Stan was our director of environmental engineering, and Arlene helped out in a myriad of ways. As usual, Jim did a bang-up job, handling the bartending, photographic, and all other miscellaneous duties with typical aplomb.

For lots of really great photos of the event, see Jim's collection here.

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Reverse Sophomore Jinx?

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2010 Observations and Results

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We were a lot more organized this year, and having two participants with even one year of experience made a huge difference. By concentrating on ribs only, we were able to improve our performance. Stan and I had a wonderful time reminiscing about our college days, and the weather was warm without much rain and mud.

Many of our fellow Patio Porkers were glad to see us return. We began to appreciate the camaraderie of this group: On Saturday it's a competition, but all week long there is an incredible spirit of cooperation and friendliness. Some of it has to do with the South, but more generally barbecue people just tend to be a touch more relaxed. Perhaps maintaining a reasonable level of sobriety and not getting too plastered before lunch helps. It is still the best three-day party in the country.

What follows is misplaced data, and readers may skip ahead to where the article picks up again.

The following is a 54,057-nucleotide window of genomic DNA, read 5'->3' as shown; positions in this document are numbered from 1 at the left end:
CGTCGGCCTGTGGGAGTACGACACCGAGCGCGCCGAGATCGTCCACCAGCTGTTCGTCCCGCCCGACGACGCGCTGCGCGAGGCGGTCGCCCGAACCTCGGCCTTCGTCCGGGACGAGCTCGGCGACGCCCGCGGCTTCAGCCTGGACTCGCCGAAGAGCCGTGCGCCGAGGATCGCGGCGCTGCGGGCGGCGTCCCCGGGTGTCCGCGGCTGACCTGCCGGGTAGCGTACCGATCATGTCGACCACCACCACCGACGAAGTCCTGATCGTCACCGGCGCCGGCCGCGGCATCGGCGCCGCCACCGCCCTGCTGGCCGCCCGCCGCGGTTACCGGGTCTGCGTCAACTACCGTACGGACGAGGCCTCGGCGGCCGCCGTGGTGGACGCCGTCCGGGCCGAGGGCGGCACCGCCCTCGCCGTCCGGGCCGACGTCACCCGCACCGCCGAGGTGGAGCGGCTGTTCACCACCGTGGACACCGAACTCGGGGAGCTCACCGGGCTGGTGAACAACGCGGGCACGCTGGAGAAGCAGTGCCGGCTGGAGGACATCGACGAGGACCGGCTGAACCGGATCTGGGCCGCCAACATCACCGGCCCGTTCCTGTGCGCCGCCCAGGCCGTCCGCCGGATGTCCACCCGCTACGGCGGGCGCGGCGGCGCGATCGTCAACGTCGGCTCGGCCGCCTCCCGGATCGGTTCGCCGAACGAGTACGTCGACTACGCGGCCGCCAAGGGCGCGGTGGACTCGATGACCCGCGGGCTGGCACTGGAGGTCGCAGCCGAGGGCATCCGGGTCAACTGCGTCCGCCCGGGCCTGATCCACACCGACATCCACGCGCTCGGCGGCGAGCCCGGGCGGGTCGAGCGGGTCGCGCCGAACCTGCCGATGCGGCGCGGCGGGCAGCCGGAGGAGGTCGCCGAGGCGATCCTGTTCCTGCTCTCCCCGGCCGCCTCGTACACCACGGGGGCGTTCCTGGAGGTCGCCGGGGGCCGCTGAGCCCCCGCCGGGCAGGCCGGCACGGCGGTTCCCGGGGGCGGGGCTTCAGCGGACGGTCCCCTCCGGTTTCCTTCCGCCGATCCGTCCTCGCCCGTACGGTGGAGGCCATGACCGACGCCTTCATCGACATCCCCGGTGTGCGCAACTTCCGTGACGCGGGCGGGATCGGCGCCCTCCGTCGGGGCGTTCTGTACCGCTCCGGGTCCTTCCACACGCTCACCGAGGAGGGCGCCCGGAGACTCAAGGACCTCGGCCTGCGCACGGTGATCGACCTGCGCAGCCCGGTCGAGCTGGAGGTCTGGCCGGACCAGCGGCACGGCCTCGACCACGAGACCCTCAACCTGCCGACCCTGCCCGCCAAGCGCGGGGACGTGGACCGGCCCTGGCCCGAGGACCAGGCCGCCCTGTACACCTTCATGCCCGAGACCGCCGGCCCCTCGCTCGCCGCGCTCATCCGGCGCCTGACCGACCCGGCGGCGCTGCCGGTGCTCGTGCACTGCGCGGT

We finished 16th out of 39 teams, moving up 15 places; we are still awaiting the judges' detailed report to see how. We did change our recipe from "sweet and sticky" to "dry and spicy," improving our score from 446.2 (92.96%) to 459.7 (95.77%). Needless to say, the competition at this World Championship level continued to be fierce!

This Sunday I revisited Sun Studios and could have done the tour better than our guide did it.

2011 saw Jim unable to join us, but the Weinriches came all the way from Wilmington North Carolina. They were joined by Jeff Wahl from Denver, and "Nice" Joe Greene from Carmel California. As in previous years, the team arrived in staggered fashion and left somewhat staggering as well.